Tiny changes equal BIG shifts

Tiny changes equal BIG shifts

A personal note from Victoria:

Having effective and trusted resources is an essential part of my wellness journey and also when I support others on theirs.

It’s important to me that you have the same tools to lean on and have some next steps to follow to help you on YOUR way.

Whether you’re a health professional, an employer, an individual who wants to help someone on their journey to wellness or just plain ol’ wants to thrive more in in life, these resources and e-guides are for you.

There are thousands of mental health websites and resources available. These are the ones I use and trust most. Some are region specific, many are not. Not all will be applicable to your particular situation. But I encourage you to take a look at each. Then reach out to those that are a good fit.

If there’s a crisis please remember your first step is to call 911 or visit your nearest emergency department. Or contact your local crisis centre. You can find a list of numbers here: https://bdwellness.com/help

Here’s to hope. Here’s to your wellness.

We can all be mentally healthy and flourish.

Downloadable E-Guides

Feel free to share these e-guides far and wide. Please include proper attribution and a link back to Victoria’s website.

Catalyst for Creativity & Courage Booklist  Click to download or click here.

For a list of mental health and wellness books, please click here and scroll down.

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A comprehensive “Mental Health Resources & Tips” e-guide.

Mental Health Resources for Families & Individuals

1. Recommended mental health websites, organizations and support groups: These websites and affiliated local support groups are rich in resources and experience. Try more than one support group. The first one you try may not be the right fit for you.

I can tell you from personal experience, support groups give me much needed hope, motivation and information. Having a chance to talk and listen with people who have been where you have can be incredibly helpful.

Canadian Mental Health Association (branches located all across Canada)
Mental Health America (branches located all across the US, parts of Canada)
Mood Disorders Society of Canada
National Alliance on Mental Illness (branches located in the US, parts of Canada)
Anxiety BC
Anxiety and Depression Association of America
Schizophrenia Society of Canada (branches across Canada; some services are applicable for all mental illnesses)
Also see #6 and #11

2. Finding good health professionals in your area Find a support group and attend a meeting. While there don’t be shy about asking for referrals to good counselors. Word of mouth is the best testament of a health professional. Or call one of the above organizations and ask who, what clinic or what steps they would recommend in order to find the appropriate clinician.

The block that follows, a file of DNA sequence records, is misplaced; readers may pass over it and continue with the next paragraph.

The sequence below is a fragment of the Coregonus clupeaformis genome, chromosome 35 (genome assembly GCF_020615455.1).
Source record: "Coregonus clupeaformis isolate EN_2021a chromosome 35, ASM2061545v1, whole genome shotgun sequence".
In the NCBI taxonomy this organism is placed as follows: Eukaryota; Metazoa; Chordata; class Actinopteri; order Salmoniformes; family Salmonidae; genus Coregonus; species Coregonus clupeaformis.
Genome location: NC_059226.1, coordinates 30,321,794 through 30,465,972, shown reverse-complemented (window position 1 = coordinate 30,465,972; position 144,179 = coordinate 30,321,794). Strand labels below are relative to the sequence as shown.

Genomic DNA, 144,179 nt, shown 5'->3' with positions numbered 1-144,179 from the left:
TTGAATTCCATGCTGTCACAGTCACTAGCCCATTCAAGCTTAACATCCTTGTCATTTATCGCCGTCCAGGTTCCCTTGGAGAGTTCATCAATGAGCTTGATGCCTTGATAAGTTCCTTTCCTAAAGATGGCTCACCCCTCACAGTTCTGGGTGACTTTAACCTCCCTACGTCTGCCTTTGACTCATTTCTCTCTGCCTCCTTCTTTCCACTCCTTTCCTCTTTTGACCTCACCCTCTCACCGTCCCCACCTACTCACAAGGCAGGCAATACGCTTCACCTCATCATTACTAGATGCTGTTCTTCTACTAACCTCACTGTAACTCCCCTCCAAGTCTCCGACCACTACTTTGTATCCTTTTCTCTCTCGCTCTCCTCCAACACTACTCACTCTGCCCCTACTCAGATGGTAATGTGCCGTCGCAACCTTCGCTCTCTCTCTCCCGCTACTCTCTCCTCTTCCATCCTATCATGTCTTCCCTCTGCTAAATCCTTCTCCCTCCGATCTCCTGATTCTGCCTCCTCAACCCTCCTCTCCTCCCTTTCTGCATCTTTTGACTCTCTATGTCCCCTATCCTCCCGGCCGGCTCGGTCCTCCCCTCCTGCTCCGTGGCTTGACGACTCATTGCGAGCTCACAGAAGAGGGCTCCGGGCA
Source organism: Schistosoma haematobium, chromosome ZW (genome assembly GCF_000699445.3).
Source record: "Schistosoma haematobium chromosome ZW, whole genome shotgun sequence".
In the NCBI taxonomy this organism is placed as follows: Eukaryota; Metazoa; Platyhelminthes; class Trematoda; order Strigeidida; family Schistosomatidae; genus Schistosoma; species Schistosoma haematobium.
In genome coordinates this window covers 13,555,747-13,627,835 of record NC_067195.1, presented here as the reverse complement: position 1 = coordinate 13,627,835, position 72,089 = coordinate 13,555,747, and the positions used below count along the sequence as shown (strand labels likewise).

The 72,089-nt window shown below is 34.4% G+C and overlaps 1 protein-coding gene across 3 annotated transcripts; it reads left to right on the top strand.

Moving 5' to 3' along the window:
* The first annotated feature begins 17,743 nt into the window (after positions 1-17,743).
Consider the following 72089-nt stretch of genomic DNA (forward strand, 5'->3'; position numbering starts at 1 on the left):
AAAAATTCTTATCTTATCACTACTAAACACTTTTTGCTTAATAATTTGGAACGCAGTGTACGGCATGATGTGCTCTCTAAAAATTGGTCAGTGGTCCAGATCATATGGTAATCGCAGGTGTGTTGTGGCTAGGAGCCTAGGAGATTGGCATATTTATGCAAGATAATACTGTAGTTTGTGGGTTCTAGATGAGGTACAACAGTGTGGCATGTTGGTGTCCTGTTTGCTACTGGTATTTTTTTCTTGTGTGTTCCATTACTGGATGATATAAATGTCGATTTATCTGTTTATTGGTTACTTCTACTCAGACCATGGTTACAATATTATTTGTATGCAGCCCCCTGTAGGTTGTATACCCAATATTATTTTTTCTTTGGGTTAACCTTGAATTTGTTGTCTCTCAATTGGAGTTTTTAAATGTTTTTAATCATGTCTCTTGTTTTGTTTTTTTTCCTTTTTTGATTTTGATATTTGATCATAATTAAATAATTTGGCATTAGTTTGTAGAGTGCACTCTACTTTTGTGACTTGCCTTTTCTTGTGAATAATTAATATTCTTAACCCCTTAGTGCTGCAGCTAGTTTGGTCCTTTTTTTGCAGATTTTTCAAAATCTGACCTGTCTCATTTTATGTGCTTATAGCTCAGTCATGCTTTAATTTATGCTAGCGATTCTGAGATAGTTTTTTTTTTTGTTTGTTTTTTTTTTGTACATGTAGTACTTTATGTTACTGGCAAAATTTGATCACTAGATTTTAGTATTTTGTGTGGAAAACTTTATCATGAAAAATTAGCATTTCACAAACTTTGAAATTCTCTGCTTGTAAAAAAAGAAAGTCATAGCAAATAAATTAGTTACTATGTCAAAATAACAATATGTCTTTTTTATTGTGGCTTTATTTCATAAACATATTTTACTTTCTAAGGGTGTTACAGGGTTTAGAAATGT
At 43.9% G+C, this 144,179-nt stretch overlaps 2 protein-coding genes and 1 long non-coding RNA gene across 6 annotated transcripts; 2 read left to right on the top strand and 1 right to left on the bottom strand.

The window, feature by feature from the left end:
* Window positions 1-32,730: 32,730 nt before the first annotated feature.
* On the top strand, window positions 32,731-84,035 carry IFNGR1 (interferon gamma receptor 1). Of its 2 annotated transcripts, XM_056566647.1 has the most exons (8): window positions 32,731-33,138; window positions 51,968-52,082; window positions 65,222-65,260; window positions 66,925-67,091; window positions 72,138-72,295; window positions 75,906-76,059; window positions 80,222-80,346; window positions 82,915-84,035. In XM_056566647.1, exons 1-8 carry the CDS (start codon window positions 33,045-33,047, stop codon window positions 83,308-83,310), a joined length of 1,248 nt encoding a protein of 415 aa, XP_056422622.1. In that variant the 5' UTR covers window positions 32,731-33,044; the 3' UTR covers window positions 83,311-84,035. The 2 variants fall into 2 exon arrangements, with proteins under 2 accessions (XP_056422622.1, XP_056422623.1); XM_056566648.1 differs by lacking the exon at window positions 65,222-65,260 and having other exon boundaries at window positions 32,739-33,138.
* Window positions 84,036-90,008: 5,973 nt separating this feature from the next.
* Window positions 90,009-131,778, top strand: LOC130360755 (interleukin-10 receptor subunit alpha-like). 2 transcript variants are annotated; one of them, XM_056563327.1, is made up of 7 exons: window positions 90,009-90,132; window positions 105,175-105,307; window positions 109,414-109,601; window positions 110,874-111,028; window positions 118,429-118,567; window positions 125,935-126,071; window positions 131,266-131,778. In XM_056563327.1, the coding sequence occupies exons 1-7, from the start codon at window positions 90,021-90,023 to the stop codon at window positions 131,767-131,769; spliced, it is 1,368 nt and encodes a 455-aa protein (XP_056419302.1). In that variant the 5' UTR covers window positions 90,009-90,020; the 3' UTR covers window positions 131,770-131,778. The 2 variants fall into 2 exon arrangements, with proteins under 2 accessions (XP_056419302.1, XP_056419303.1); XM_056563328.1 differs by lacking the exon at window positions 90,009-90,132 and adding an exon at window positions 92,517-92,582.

Mental Health America has a very good page with lots of tips and links about finding a health provider.

3. Chatrooms and on-line communities If you’re not comfortable or unable to attend a support group many of the above websites have chatrooms and on-line communities where you can get great suggestions.

4. Dr. Xavier Amador has a great book “I don’t need Help, I’m Not Sick”. He created the LEAP program which gives family members tools to help someone in ‘denial’ of mental illness accept treatment. It is also designed to help people in general to resolve conflict and communicate effectively.

Check Dr. Amador’s referrals page to find clinicians who work with his method.

5. Julie Fast (coaching service + book) and her book ‘Loving Someone with Bipolar Disorder’. Julie is a woman who has bipolar disorder herself and is an expert in helping families and partners of those with bipolar disorder. Her books are extremely popular and well respected.

6. Bipolar Caregivers Although specifically for those who have a loved one with bipolar disorder, the strategies and tips offered are very helpful for anyone supporting a person with mental illness.

7. My blog post4 Steps to Help Someone When They Don’t Want It (you may have already ready it) offers concrete suggestions, resources and links to two other posts about helping your adult child.

8. 7 Cups of Tea is a way to speak to someone on-line for support. Free, anonymous and confidential.

9. Mental Health America Click their ‘Find Help’ icon on their menu bar and look at the dropdown box. They have links to pages with excellent strategies and tools if you’re looking for help for yourself or for someone else.

10. Dr. Lloyd Sederer’s TEDxAlbany talk ‘When Mental Illness Enters the Family’ This TedX talk offers excellent tips for parents, loved ones and others when supporting someone who is struggling with mental health issues but isn’t able to see they need help.

In addition to his talk, he has a widely praised book “The Family Guide to Mental Health Care: Advice on Helping Your Loved Ones”.

11. International Bipolar Foundation Excellent website with information that can apply to conditions beyond bipolar disorder. Their archived video section is particularly good. This page has their resources for those who have a loved one with bipolar disorder.

12. BD Wellness Centre Full disclosure: I’m part of the research team that helped create this. This website has great evidence based resources and tools for those living with bipolar disorder.

Especially good is a free tool that assesses quality of life that can be used as a discussion piece with healthcare providers or team and help guide next steps in treatment and wellness plans.

13.Sarri Gilman’s excellent TEDx video and book about setting boundaries is very helpful. Her website is and her book Transforming Your Boundaries are both excellent guides.

14. bpHope website and bp magazine. Excellent articles, on-line community that provides practical tips, tools and hope. Though focused on bipolar disorder, again check it out as some info can apply to others conditions.